Working in his garden is how Jeff Ridner likes to pass the time.
"Well I've put one here every year, for the last eight years," said Ridner, who has a lot to look after.
"It's a lot of work, we just got 22-dozen (ear) of corn out of it."
With out any significant rainfall, all of Ridner's hard work may be in jeopardy.
"Well it's starting to dry up," said the avid gardner, "If we'd had rain instead of 22-dozen of corn, we'd have 40-dozen."
Other "green thumbs" like Katie Gover are also feeling the strain of no rain.
"The yard is dried out and crunchy. Some of the foliage, even on the evergreens, are starting to turn brown," described Gover.
Whether it's working in a garden or just trying to keep the yard green, now people in Somerset are being asked to watch how much water they use. The new voluntary water restriction asks people to minimize sprinkling lawns, filling up pools, and washing their cars.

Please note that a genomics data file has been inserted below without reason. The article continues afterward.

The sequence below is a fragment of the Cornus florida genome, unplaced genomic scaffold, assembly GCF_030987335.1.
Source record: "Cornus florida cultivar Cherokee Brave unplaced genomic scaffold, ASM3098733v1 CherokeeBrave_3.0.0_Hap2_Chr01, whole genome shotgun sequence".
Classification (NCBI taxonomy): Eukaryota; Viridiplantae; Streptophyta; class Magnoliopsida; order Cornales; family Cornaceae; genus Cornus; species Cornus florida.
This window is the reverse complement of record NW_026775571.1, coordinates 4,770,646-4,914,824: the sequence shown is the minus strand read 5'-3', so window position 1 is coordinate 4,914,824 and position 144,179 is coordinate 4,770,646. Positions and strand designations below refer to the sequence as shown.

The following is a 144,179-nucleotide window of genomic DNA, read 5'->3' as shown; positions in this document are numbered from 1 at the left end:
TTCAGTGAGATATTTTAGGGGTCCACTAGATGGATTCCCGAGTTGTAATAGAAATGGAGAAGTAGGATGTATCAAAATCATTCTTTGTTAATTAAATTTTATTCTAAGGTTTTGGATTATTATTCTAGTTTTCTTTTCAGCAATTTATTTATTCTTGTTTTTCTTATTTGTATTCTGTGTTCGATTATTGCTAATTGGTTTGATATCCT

"It's a very, very bad sign, especially when you have a lot of plants and shrubbery in your yard. It's kind of hurts to watch them turn brown," stated Gover, "I will have a lot plants die out."
Now with the water shortage looming, Gover says she'll just have to step back and watch what happens next.
"I'll just kind of have to let nature take it's course and pray for rain, and more rain."
In the month of June, parts of Pulaski County saw less than an inch of rain. The city says the advisory impacts customers of Somerset Water, Science Hill Water, Eubank Water, Southeastern Water Association and Western Pulaski Water.